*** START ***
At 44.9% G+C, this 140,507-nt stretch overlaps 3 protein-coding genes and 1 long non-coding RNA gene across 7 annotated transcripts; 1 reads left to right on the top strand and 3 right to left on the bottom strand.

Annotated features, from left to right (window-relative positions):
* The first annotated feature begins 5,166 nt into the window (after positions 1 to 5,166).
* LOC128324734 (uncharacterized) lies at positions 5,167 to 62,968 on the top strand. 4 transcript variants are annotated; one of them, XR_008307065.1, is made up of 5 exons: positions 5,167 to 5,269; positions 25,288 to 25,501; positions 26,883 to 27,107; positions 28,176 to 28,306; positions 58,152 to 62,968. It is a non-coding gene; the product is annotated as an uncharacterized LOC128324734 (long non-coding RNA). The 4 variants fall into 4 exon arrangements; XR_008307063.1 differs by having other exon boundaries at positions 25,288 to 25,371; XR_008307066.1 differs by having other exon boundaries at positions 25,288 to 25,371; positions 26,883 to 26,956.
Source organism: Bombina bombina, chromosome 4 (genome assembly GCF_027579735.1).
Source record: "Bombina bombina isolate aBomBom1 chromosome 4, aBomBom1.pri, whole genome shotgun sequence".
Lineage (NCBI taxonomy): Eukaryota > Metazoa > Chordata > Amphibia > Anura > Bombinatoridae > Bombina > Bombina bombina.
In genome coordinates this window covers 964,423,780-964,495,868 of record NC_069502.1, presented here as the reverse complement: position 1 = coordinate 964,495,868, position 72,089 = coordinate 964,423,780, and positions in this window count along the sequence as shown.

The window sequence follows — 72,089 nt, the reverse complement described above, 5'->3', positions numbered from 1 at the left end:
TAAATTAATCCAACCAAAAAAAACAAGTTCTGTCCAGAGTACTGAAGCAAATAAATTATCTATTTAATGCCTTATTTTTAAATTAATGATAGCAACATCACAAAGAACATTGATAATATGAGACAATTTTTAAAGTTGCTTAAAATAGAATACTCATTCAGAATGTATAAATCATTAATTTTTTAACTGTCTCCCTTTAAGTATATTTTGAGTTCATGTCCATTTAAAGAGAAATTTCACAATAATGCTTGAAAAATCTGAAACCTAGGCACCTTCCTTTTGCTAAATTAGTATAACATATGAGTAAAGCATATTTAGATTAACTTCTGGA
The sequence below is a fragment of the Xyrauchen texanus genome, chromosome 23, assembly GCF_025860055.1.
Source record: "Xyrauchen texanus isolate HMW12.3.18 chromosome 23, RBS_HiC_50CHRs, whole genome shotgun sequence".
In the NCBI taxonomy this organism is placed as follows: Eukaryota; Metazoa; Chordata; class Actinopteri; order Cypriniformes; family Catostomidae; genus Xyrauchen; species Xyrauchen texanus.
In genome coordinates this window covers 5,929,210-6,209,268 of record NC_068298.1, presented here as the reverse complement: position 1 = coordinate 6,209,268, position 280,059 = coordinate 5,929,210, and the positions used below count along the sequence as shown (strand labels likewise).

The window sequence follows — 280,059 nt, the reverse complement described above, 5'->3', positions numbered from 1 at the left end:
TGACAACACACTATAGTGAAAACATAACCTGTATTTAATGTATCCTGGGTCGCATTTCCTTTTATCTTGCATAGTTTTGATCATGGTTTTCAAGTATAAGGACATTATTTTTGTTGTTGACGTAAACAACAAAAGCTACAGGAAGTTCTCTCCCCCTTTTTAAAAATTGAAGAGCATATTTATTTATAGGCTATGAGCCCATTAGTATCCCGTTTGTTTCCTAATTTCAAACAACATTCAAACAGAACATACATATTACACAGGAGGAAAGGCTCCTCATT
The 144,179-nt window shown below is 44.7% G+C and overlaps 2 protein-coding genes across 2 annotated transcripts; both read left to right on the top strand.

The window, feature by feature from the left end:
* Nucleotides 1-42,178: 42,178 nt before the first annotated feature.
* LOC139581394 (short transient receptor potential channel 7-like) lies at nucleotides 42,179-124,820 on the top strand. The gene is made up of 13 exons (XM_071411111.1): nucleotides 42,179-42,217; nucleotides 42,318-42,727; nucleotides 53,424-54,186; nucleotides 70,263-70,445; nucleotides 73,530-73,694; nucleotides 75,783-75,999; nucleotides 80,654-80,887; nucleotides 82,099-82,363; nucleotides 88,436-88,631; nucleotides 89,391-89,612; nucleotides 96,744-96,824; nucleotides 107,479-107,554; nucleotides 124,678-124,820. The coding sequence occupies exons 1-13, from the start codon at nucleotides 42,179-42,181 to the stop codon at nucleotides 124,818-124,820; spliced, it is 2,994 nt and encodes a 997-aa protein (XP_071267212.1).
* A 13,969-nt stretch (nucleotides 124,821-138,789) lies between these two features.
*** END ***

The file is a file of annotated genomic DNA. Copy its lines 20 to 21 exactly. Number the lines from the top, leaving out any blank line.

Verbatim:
* LOC139581394 (short transient receptor potential channel 7-like) lies at nucleotides 42,179-124,820 on the top strand. The gene is made up of 13 exons (XM_071411111.1): nucleotides 42,179-42,217; nucleotides 42,318-42,727; nucleotides 53,424-54,186; nucleotides 70,263-70,445; nucleotides 73,530-73,694; nucleotides 75,783-75,999; nucleotides 80,654-80,887; nucleotides 82,099-82,363; nucleotides 88,436-88,631; nucleotides 89,391-89,612; nucleotides 96,744-96,824; nucleotides 107,479-107,554; nucleotides 124,678-124,820. The coding sequence occupies exons 1-13, from the start codon at nucleotides 42,179-42,181 to the stop codon at nucleotides 124,818-124,820; spliced, it is 2,994 nt and encodes a 997-aa protein (XP_071267212.1).
* A 13,969-nt stretch (nucleotides 124,821-138,789) lies between these two features.